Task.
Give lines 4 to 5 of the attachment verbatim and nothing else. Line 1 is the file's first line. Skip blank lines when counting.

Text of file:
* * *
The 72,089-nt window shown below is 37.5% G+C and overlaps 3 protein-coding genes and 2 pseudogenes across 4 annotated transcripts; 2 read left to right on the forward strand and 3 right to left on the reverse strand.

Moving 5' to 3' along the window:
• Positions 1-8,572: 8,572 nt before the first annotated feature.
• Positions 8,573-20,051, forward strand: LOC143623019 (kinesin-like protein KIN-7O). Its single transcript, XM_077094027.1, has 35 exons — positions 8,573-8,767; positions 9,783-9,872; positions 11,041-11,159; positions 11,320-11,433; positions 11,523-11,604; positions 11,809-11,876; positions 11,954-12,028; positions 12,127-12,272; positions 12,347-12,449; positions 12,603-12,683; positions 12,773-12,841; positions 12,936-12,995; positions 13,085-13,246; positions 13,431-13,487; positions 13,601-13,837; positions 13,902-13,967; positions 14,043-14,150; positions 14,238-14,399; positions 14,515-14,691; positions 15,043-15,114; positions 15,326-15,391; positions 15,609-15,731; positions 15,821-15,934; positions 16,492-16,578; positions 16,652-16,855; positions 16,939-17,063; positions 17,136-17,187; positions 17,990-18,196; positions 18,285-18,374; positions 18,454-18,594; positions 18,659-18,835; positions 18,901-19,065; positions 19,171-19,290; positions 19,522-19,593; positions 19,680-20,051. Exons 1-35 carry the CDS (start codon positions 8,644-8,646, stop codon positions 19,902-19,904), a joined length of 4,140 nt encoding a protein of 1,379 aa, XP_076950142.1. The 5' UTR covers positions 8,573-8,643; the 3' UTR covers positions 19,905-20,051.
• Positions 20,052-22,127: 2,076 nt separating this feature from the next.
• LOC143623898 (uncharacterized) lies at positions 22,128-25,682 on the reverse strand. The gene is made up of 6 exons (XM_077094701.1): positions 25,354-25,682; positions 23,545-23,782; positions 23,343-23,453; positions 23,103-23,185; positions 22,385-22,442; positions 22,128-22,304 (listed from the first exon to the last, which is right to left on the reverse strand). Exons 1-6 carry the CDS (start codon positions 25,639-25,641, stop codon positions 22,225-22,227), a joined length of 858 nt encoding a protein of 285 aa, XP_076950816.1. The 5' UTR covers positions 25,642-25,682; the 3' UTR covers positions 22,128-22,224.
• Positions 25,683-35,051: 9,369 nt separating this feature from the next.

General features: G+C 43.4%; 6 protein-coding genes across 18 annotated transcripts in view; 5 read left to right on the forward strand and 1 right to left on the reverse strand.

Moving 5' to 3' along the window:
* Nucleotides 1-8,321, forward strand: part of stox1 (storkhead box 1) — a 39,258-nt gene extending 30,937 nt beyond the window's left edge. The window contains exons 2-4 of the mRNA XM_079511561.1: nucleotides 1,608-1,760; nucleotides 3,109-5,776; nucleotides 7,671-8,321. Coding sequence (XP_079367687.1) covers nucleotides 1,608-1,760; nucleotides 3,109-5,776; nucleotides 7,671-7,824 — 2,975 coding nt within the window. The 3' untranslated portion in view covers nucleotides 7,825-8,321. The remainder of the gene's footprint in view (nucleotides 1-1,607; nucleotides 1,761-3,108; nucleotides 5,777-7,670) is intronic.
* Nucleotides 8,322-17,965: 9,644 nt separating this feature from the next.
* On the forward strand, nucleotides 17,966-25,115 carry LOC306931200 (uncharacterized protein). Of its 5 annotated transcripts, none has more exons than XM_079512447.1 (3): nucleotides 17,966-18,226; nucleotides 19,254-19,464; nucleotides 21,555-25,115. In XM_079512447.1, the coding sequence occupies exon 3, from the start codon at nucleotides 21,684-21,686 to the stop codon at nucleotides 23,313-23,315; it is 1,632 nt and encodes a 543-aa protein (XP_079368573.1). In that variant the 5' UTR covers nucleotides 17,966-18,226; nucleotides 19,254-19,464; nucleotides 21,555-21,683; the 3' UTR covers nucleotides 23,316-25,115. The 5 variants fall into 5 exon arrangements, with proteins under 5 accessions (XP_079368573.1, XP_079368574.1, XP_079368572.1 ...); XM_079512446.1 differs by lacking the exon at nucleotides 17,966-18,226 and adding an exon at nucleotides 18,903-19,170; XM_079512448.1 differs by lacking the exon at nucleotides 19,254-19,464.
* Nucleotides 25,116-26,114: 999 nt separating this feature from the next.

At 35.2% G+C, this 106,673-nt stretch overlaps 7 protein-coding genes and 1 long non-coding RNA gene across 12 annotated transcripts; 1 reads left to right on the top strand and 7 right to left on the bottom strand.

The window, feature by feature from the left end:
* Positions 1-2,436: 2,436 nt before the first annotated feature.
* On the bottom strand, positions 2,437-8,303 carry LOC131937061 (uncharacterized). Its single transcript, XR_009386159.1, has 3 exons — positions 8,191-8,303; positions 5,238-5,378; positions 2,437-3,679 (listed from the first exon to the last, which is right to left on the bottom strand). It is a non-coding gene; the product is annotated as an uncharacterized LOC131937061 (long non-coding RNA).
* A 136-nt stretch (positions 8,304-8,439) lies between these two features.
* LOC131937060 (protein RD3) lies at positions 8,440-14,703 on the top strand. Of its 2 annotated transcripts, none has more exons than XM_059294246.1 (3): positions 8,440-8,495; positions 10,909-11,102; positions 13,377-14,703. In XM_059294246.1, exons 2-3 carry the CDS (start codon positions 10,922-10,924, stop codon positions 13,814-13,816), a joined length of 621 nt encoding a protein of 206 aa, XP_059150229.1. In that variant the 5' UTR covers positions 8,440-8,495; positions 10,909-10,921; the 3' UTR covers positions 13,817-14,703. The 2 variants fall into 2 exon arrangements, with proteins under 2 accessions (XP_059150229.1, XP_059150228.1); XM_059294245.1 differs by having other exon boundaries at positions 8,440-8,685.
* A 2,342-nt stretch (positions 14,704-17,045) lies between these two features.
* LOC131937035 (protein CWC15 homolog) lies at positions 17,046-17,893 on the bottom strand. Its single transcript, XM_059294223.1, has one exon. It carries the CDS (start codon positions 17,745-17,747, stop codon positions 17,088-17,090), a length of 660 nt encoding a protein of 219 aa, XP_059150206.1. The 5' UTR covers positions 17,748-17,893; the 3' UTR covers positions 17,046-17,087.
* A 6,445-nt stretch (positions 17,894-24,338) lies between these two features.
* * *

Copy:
• Positions 8,573-20,051, forward strand: LOC143623019 (kinesin-like protein KIN-7O). Its single transcript, XM_077094027.1, has 35 exons — positions 8,573-8,767; positions 9,783-9,872; positions 11,041-11,159; positions 11,320-11,433; positions 11,523-11,604; positions 11,809-11,876; positions 11,954-12,028; positions 12,127-12,272; positions 12,347-12,449; positions 12,603-12,683; positions 12,773-12,841; positions 12,936-12,995; positions 13,085-13,246; positions 13,431-13,487; positions 13,601-13,837; positions 13,902-13,967; positions 14,043-14,150; positions 14,238-14,399; positions 14,515-14,691; positions 15,043-15,114; positions 15,326-15,391; positions 15,609-15,731; positions 15,821-15,934; positions 16,492-16,578; positions 16,652-16,855; positions 16,939-17,063; positions 17,136-17,187; positions 17,990-18,196; positions 18,285-18,374; positions 18,454-18,594; positions 18,659-18,835; positions 18,901-19,065; positions 19,171-19,290; positions 19,522-19,593; positions 19,680-20,051. Exons 1-35 carry the CDS (start codon positions 8,644-8,646, stop codon positions 19,902-19,904), a joined length of 4,140 nt encoding a protein of 1,379 aa, XP_076950142.1. The 5' UTR covers positions 8,573-8,643; the 3' UTR covers positions 19,905-20,051.
• Positions 20,052-22,127: 2,076 nt separating this feature from the next.